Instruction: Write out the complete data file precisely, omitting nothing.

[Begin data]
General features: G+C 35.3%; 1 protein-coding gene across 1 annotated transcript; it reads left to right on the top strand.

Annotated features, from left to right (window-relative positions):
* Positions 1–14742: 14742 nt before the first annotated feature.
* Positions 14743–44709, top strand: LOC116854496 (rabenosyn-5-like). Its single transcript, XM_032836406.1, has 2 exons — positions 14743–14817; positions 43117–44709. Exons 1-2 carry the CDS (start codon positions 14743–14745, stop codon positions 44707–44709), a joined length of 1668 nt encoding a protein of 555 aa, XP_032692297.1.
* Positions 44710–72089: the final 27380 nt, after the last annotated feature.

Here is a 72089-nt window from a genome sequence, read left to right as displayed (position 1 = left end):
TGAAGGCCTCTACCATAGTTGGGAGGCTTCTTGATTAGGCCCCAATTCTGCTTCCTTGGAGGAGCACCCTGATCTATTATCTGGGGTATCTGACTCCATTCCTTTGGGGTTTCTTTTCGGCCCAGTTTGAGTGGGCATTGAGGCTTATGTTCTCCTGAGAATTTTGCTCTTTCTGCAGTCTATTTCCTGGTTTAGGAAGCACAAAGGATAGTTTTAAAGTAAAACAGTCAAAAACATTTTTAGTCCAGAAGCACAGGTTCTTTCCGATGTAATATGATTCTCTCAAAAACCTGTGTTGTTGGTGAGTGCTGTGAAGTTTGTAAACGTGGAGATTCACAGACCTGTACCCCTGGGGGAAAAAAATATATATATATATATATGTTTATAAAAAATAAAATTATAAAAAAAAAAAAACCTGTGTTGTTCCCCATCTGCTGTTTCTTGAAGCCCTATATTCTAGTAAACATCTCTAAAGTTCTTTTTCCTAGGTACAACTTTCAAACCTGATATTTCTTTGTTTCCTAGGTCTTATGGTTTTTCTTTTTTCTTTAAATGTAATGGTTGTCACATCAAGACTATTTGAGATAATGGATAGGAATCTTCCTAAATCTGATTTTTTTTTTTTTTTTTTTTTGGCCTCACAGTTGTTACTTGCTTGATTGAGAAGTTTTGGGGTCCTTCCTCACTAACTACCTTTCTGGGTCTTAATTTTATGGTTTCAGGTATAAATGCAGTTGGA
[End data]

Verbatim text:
General features: G+C 35.3%; 1 protein-coding gene across 1 annotated transcript; it reads left to right on the top strand.

Annotated features, from left to right (window-relative positions):
* Positions 1–14742: 14742 nt before the first annotated feature.
* Positions 14743–44709, top strand: LOC116854496 (rabenosyn-5-like). Its single transcript, XM_032836406.1, has 2 exons — positions 14743–14817; positions 43117–44709. Exons 1-2 carry the CDS (start codon positions 14743–14745, stop codon positions 44707–44709), a joined length of 1668 nt encoding a protein of 555 aa, XP_032692297.1.
* Positions 44710–72089: the final 27380 nt, after the last annotated feature.

Here is a 72089-nt window from a genome sequence, read left to right as displayed (position 1 = left end):
TGAAGGCCTCTACCATAGTTGGGAGGCTTCTTGATTAGGCCCCAATTCTGCTTCCTTGGAGGAGCACCCTGATCTATTATCTGGGGTATCTGACTCCATTCCTTTGGGGTTTCTTTTCGGCCCAGTTTGAGTGGGCATTGAGGCTTATGTTCTCCTGAGAATTTTGCTCTTTCTGCAGTCTATTTCCTGGTTTAGGAAGCACAAAGGATAGTTTTAAAGTAAAACAGTCAAAAACATTTTTAGTCCAGAAGCACAGGTTCTTTCCGATGTAATATGATTCTCTCAAAAACCTGTGTTGTTGGTGAGTGCTGTGAAGTTTGTAAACGTGGAGATTCACAGACCTGTACCCCTGGGGGAAAAAAATATATATATATATATATGTTTATAAAAAATAAAATTATAAAAAAAAAAAAACCTGTGTTGTTCCCCATCTGCTGTTTCTTGAAGCCCTATATTCTAGTAAACATCTCTAAAGTTCTTTTTCCTAGGTACAACTTTCAAACCTGATATTTCTTTGTTTCCTAGGTCTTATGGTTTTTCTTTTTTCTTTAAATGTAATGGTTGTCACATCAAGACTATTTGAGATAATGGATAGGAATCTTCCTAAATCTGATTTTTTTTTTTTTTTTTTTTTGGCCTCACAGTTGTTACTTGCTTGATTGAGAAGTTTTGGGGTCCTTCCTCACTAACTACCTTTCTGGGTCTTAATTTTATGGTTTCAGGTATAAATGCAGTTGGA